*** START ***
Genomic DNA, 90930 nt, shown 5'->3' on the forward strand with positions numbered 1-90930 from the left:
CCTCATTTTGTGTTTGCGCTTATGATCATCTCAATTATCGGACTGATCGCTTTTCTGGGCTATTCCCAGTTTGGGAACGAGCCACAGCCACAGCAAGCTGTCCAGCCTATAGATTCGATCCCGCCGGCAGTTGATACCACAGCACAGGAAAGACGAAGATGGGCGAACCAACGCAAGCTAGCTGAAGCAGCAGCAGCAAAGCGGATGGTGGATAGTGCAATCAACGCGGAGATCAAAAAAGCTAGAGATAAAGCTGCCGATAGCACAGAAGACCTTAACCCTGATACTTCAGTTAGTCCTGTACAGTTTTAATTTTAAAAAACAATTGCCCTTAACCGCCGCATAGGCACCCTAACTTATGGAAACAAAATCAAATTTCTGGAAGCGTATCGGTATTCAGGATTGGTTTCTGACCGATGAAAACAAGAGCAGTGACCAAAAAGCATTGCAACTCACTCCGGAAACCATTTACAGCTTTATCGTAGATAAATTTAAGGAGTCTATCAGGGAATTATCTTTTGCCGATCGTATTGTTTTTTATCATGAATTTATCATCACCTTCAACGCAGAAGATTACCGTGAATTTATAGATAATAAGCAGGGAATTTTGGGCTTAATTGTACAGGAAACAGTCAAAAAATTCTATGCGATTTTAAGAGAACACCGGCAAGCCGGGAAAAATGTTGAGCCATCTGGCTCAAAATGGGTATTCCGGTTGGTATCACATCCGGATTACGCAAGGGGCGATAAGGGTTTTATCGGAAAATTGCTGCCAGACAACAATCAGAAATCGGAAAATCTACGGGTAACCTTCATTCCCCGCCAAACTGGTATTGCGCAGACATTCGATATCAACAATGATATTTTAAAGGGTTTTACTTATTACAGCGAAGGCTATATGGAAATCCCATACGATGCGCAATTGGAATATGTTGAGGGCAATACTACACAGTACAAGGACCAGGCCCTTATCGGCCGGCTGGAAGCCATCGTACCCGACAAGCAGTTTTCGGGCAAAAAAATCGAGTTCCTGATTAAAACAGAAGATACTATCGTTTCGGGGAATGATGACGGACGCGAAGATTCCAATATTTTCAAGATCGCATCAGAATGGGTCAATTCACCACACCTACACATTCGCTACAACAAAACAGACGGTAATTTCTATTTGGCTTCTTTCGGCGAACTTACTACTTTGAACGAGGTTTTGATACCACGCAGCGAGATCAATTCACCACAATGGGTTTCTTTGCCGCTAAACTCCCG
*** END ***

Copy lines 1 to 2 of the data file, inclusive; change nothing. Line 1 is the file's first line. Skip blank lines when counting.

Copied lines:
Genomic DNA, 90930 nt, shown 5'->3' on the forward strand with positions numbered 1-90930 from the left:
CCTCATTTTGTGTTTGCGCTTATGATCATCTCAATTATCGGACTGATCGCTTTTCTGGGCTATTCCCAGTTTGGGAACGAGCCACAGCCACAGCAAGCTGTCCAGCCTATAGATTCGATCCCGCCGGCAGTTGATACCACAGCACAGGAAAGACGAAGATGGGCGAACCAACGCAAGCTAGCTGAAGCAGCAGCAGCAAAGCGGATGGTGGATAGTGCAATCAACGCGGAGATCAAAAAAGCTAGAGATAAAGCTGCCGATAGCACAGAAGACCTTAACCCTGATACTTCAGTTAGTCCTGTACAGTTTTAATTTTAAAAAACAATTGCCCTTAACCGCCGCATAGGCACCCTAACTTATGGAAACAAAATCAAATTTCTGGAAGCGTATCGGTATTCAGGATTGGTTTCTGACCGATGAAAACAAGAGCAGTGACCAAAAAGCATTGCAACTCACTCCGGAAACCATTTACAGCTTTATCGTAGATAAATTTAAGGAGTCTATCAGGGAATTATCTTTTGCCGATCGTATTGTTTTTTATCATGAATTTATCATCACCTTCAACGCAGAAGATTACCGTGAATTTATAGATAATAAGCAGGGAATTTTGGGCTTAATTGTACAGGAAACAGTCAAAAAATTCTATGCGATTTTAAGAGAACACCGGCAAGCCGGGAAAAATGTTGAGCCATCTGGCTCAAAATGGGTATTCCGGTTGGTATCACATCCGGATTACGCAAGGGGCGATAAGGGTTTTATCGGAAAATTGCTGCCAGACAACAATCAGAAATCGGAAAATCTACGGGTAACCTTCATTCCCCGCCAAACTGGTATTGCGCAGACATTCGATATCAACAATGATATTTTAAAGGGTTTTACTTATTACAGCGAAGGCTATATGGAAATCCCATACGATGCGCAATTGGAATATGTTGAGGGCAATACTACACAGTACAAGGACCAGGCCCTTATCGGCCGGCTGGAAGCCATCGTACCCGACAAGCAGTTTTCGGGCAAAAAAATCGAGTTCCTGATTAAAACAGAAGATACTATCGTTTCGGGGAATGATGACGGACGCGAAGATTCCAATATTTTCAAGATCGCATCAGAATGGGTCAATTCACCACACCTACACATTCGCTACAACAAAACAGACGGTAATTTCTATTTGGCTTCTTTCGGCGAACTTACTACTTTGAACGAGGTTTTGATACCACGCAGCGAGATCAATTCACCACAATGGGTTTCTTTGCCGCTAAACTCCCG